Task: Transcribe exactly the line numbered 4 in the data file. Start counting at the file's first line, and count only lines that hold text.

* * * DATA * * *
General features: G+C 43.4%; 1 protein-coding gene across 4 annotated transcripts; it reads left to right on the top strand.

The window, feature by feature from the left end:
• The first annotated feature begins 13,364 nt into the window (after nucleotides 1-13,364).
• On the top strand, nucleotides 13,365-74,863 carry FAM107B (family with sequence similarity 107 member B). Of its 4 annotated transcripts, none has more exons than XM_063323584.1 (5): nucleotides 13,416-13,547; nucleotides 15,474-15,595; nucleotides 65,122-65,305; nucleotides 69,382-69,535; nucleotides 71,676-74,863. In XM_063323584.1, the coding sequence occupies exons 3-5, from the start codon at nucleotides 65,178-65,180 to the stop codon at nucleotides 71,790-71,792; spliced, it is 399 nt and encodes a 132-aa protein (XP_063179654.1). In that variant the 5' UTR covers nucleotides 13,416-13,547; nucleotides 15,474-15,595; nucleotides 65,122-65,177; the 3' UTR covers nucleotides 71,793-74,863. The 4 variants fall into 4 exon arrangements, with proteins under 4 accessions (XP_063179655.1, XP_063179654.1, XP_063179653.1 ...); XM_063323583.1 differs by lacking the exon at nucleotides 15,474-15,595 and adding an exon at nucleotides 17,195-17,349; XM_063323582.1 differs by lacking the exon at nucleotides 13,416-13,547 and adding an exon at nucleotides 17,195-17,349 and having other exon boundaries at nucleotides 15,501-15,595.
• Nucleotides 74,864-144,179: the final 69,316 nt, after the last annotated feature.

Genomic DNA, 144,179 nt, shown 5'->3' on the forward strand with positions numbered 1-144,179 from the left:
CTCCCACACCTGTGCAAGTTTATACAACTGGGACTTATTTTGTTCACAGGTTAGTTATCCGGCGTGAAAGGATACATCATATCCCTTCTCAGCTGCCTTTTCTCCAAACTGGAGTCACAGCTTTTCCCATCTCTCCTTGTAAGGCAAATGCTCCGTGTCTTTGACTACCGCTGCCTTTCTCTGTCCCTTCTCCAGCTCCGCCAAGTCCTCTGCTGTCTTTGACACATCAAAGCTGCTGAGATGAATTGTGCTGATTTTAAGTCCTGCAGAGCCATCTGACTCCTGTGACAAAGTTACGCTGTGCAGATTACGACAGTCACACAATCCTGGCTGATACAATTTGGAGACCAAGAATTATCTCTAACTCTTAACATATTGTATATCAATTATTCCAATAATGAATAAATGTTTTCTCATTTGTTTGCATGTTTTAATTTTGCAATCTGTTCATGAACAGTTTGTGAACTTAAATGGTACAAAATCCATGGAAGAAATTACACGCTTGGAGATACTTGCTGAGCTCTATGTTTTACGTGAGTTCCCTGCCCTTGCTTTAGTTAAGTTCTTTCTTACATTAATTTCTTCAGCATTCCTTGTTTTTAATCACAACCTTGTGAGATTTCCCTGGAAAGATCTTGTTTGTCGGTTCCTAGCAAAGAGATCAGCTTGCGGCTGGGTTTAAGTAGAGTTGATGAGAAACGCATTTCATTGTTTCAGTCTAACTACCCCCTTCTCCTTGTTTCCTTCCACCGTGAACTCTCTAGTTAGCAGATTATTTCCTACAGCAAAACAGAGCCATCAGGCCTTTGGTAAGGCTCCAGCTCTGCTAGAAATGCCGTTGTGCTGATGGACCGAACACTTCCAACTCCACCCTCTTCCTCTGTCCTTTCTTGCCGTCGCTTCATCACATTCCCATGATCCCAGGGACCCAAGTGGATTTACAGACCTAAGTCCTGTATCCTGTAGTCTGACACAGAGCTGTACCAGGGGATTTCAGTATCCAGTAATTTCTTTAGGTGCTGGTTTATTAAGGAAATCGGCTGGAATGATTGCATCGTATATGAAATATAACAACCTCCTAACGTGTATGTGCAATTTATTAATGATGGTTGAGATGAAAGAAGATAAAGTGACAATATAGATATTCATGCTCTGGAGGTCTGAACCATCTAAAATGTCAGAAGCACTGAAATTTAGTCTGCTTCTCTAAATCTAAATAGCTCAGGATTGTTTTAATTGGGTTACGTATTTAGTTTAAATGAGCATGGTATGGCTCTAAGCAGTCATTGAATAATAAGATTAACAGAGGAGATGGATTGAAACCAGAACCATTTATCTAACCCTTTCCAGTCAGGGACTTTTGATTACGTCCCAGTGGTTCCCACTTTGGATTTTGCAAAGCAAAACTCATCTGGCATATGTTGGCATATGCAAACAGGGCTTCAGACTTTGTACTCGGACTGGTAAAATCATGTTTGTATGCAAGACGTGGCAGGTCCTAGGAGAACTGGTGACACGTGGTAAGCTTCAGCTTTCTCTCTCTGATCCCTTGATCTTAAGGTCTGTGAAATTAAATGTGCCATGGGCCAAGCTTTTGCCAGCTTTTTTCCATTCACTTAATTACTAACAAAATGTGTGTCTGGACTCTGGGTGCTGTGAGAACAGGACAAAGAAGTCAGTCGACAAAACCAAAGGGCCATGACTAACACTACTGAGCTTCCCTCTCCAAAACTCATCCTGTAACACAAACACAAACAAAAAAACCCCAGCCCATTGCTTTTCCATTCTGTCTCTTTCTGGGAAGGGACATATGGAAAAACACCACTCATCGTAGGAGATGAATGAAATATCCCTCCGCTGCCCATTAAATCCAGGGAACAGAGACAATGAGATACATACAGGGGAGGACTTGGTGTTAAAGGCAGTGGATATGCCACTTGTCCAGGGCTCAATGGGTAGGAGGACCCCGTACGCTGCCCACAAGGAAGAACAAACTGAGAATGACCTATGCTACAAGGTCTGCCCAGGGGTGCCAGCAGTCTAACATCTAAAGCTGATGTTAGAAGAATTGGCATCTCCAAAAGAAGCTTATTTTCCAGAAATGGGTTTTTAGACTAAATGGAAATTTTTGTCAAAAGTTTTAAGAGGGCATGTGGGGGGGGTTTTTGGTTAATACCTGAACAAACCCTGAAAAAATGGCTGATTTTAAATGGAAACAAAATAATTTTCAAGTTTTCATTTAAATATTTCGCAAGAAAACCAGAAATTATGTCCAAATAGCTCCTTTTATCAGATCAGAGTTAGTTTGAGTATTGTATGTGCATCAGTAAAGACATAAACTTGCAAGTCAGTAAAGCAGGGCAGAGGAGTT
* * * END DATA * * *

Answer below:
• On the top strand, nucleotides 13,365-74,863 carry FAM107B (family with sequence similarity 107 member B). Of its 4 annotated transcripts, none has more exons than XM_063323584.1 (5): nucleotides 13,416-13,547; nucleotides 15,474-15,595; nucleotides 65,122-65,305; nucleotides 69,382-69,535; nucleotides 71,676-74,863. In XM_063323584.1, the coding sequence occupies exons 3-5, from the start codon at nucleotides 65,178-65,180 to the stop codon at nucleotides 71,790-71,792; spliced, it is 399 nt and encodes a 132-aa protein (XP_063179654.1). In that variant the 5' UTR covers nucleotides 13,416-13,547; nucleotides 15,474-15,595; nucleotides 65,122-65,177; the 3' UTR covers nucleotides 71,793-74,863. The 4 variants fall into 4 exon arrangements, with proteins under 4 accessions (XP_063179655.1, XP_063179654.1, XP_063179653.1 ...); XM_063323583.1 differs by lacking the exon at nucleotides 15,474-15,595 and adding an exon at nucleotides 17,195-17,349; XM_063323582.1 differs by lacking the exon at nucleotides 13,416-13,547 and adding an exon at nucleotides 17,195-17,349 and having other exon boundaries at nucleotides 15,501-15,595.